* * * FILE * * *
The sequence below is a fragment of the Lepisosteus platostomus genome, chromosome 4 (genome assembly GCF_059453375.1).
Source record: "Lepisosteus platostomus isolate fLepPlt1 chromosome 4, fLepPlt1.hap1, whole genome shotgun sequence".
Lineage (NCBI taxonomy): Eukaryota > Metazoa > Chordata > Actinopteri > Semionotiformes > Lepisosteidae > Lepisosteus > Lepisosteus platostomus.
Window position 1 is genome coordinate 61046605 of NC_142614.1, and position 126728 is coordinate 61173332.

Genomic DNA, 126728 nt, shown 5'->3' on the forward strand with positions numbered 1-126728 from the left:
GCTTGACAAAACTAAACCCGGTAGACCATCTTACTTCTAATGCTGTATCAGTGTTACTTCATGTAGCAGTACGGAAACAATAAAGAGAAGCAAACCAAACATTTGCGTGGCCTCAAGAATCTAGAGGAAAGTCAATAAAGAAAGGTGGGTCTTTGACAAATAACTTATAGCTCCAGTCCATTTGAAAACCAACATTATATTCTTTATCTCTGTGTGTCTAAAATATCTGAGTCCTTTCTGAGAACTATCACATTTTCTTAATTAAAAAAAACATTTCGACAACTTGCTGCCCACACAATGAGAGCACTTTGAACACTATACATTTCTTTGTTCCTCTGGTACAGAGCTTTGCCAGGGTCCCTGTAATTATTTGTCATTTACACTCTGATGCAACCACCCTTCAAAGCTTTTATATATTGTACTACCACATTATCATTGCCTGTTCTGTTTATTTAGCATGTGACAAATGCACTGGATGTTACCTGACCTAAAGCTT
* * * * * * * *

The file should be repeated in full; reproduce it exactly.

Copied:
The sequence below is a fragment of the Lepisosteus platostomus genome, chromosome 4 (genome assembly GCF_059453375.1).
Source record: "Lepisosteus platostomus isolate fLepPlt1 chromosome 4, fLepPlt1.hap1, whole genome shotgun sequence".
Lineage (NCBI taxonomy): Eukaryota > Metazoa > Chordata > Actinopteri > Semionotiformes > Lepisosteidae > Lepisosteus > Lepisosteus platostomus.
Window position 1 is genome coordinate 61046605 of NC_142614.1, and position 126728 is coordinate 61173332.

Genomic DNA, 126728 nt, shown 5'->3' on the forward strand with positions numbered 1-126728 from the left:
GCTTGACAAAACTAAACCCGGTAGACCATCTTACTTCTAATGCTGTATCAGTGTTACTTCATGTAGCAGTACGGAAACAATAAAGAGAAGCAAACCAAACATTTGCGTGGCCTCAAGAATCTAGAGGAAAGTCAATAAAGAAAGGTGGGTCTTTGACAAATAACTTATAGCTCCAGTCCATTTGAAAACCAACATTATATTCTTTATCTCTGTGTGTCTAAAATATCTGAGTCCTTTCTGAGAACTATCACATTTTCTTAATTAAAAAAAACATTTCGACAACTTGCTGCCCACACAATGAGAGCACTTTGAACACTATACATTTCTTTGTTCCTCTGGTACAGAGCTTTGCCAGGGTCCCTGTAATTATTTGTCATTTACACTCTGATGCAACCACCCTTCAAAGCTTTTATATATTGTACTACCACATTATCATTGCCTGTTCTGTTTATTTAGCATGTGACAAATGCACTGGATGTTACCTGACCTAAAGCTT